*A co-worker recommends her counselor. He says that I just need to relax & have a little fun, lighten up a bit. I say, “I have a great, happy life except for anxiety, which is a pain in the ass”. We try EMDR. I try to help the process along and bring my own treatment plans and info that I’ve gleaned from reading. After a few more sessions & more “relax more & just do yoga” messages, I know that this is not what’s going to help & give up on counseling for a while.

*After having my first two babies, I’m ready to try again. Anxiety doesn’t own me, but I’m not driving on the highway much. I still remember what it felt like before anxiety infringed on my territory and I want it gone. I find more resources & begin reading everything I can find on the subject of “how can I get over this”. I begin exposure work on my own & make progress “taking back the roads”. I set up an appointment with a recommended counselor & it’s not a great fit. I go three times & keep looking.

*Second try: nice lady, a little rough around the edges, but she goes out in the field with clients & I like her spunk. I tell her that I don’t want to do meds, but she says that if I go on celexa for 2 years & do behavioral work at the same time that my anxiety will be gone. I try it, but don’t like it. I switch to Zoloft & stay on it for about 6 mos. We drive a number of bridges and highway stretches together. She’s got the behavioral piece down. I say that I’d like to work on the cognitive piece, that in some places on the highway, I’m still feeling really anxious & there must be something I can be doing differently. She says, I’m not sure why the exposure isn’t working for you, keep trying & the anxiety will go away. We part ways & I keep working on my own.

*Third try: I contact a psychologist friend of mine & say, Look this time I really need to find someone who’s an EXPERT on this anxiety stuff, won’t push meds & is up on the current research. I find Dr. C. who is fantastic & I really like, but still encourages I try meds. She’s worked in anxiety for years & has trained most of the area clinicians in CBT. I go on Lexapro & do a lot of great work with her. She says that I’m a dream client, that no one works as hard as I do and that it’s part biology & that I really need to work on acceptance. “I know you don’t want anxiety, but you got it. You have to accept what is.” True, acceptance is important, but I’m still feeling like with all the work I’m doing, I’m still missing an important piece. After monthly visits for a year, I feel done for the time being.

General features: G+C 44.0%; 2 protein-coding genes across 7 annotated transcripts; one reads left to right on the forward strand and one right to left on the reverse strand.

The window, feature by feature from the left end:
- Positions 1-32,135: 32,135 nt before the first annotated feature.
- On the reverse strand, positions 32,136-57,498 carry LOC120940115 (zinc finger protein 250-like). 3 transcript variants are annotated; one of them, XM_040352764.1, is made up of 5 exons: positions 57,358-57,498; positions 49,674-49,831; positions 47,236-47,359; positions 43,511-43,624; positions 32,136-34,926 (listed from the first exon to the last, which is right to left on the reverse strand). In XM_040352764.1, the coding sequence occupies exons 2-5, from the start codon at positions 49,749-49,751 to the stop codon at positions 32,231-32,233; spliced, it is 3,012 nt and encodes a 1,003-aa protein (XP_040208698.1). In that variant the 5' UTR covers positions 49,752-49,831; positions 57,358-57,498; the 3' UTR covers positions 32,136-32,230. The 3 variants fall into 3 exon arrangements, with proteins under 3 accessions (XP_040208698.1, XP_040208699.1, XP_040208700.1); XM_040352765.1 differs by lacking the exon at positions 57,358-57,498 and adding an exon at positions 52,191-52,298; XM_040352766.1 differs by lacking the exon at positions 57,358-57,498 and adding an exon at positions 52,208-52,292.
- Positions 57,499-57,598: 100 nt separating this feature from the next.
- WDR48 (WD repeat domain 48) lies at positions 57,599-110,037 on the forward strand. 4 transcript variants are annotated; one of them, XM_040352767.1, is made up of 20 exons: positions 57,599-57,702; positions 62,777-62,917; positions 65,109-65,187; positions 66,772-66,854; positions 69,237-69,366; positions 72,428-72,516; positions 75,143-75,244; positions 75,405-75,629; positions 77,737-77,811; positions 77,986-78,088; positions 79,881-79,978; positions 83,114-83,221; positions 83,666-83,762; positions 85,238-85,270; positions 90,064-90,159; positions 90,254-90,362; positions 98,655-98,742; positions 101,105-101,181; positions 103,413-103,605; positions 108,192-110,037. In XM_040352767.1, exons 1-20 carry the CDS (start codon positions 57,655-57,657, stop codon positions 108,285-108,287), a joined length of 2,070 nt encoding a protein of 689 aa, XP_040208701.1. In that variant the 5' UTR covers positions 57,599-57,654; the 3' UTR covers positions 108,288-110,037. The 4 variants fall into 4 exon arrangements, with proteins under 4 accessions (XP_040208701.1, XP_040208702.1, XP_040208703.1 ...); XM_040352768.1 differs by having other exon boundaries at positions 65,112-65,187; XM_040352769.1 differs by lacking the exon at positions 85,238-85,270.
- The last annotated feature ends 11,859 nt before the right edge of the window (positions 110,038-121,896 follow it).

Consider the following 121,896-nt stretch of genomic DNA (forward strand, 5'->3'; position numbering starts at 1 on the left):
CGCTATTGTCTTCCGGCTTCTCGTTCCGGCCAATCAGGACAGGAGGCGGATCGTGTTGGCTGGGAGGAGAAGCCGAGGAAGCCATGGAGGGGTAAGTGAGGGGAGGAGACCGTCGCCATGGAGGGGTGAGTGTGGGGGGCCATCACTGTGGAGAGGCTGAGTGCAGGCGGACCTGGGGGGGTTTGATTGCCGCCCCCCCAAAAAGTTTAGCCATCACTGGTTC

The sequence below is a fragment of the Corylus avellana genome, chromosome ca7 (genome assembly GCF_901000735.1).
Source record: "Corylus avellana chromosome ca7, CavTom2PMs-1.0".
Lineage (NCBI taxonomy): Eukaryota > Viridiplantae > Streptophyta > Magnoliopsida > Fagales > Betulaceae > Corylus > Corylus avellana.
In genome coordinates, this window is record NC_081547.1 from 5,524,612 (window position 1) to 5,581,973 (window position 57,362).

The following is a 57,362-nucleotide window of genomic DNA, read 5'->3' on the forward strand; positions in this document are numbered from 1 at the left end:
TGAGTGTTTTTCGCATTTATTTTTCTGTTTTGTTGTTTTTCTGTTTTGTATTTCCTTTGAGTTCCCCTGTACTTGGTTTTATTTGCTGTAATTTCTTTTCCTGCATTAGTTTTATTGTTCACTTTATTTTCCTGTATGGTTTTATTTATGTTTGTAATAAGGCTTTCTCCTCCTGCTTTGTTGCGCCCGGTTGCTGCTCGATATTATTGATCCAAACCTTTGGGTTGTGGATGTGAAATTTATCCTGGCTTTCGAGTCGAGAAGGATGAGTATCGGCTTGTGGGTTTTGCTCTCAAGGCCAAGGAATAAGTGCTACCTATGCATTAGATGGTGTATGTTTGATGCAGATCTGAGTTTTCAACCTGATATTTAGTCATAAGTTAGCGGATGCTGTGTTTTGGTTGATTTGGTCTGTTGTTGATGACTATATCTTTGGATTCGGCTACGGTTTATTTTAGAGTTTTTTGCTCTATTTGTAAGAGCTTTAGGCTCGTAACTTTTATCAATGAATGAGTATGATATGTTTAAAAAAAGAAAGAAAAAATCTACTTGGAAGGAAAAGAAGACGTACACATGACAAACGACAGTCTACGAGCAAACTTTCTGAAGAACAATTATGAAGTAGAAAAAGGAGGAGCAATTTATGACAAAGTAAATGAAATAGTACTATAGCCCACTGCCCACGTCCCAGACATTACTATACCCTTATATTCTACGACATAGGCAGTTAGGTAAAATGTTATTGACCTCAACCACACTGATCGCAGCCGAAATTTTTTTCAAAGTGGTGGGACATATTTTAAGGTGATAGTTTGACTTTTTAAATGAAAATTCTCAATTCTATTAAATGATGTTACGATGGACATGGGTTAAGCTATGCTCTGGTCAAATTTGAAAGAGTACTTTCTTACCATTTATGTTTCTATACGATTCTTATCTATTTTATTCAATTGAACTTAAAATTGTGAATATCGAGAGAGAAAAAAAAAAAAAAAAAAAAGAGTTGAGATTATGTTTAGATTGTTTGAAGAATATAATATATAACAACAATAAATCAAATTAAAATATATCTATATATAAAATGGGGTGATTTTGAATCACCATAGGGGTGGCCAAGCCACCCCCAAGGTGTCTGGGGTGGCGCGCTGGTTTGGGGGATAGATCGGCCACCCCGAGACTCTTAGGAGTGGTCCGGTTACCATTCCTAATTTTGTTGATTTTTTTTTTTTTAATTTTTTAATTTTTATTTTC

*I go off Lexapro during my 3rd pregnancy, experience big waves of panic in my third trimester and it comes back with a vengeance at about 12 -14 weeks postpartum. I go back for 2 or 3 “booster sessions” with Dr. C. and go back on Lexapro (after getting the green light from my midwife & an international breastfeeding expert). Things get better slowly. I come out of hiding and begin telling everyone. This helps tremendously & others begin sharing their stories. I’m dying for community. I start up a workbook study group (with some very cool, fellow anxiety super heroes) that meets inconsistently for a couple of months & fizzles out.

*Currently – I’m “off the junk” & not seeing a counselor. I don’t have anxiety mastered as much as I would like, but I'm realizing that what I was missing was not just the acceptance, but inviting & provoking the symptoms and, yes, acceptance. Good practice means doing something that guarantees that I'll feel anxious. I wish I could transport Dave Carbonell, Reid Wilson or David Burns to my hometown so that I could work with an anxiety guru and kick this thing once and for all (well, at least feel stronger in my skills and ready for the expected ups & downs).

Looking back over all the steps it’s taken to get good treatment, I see why so many people can live with this disorder much of their lives and never learn to beat it. Access to good information, counseling & community (plus a big dose of tenacity) makes a huge difference. When I get to be an anxiety master, I am going to open my own clinic & help offer others a more efficient path. More about that later!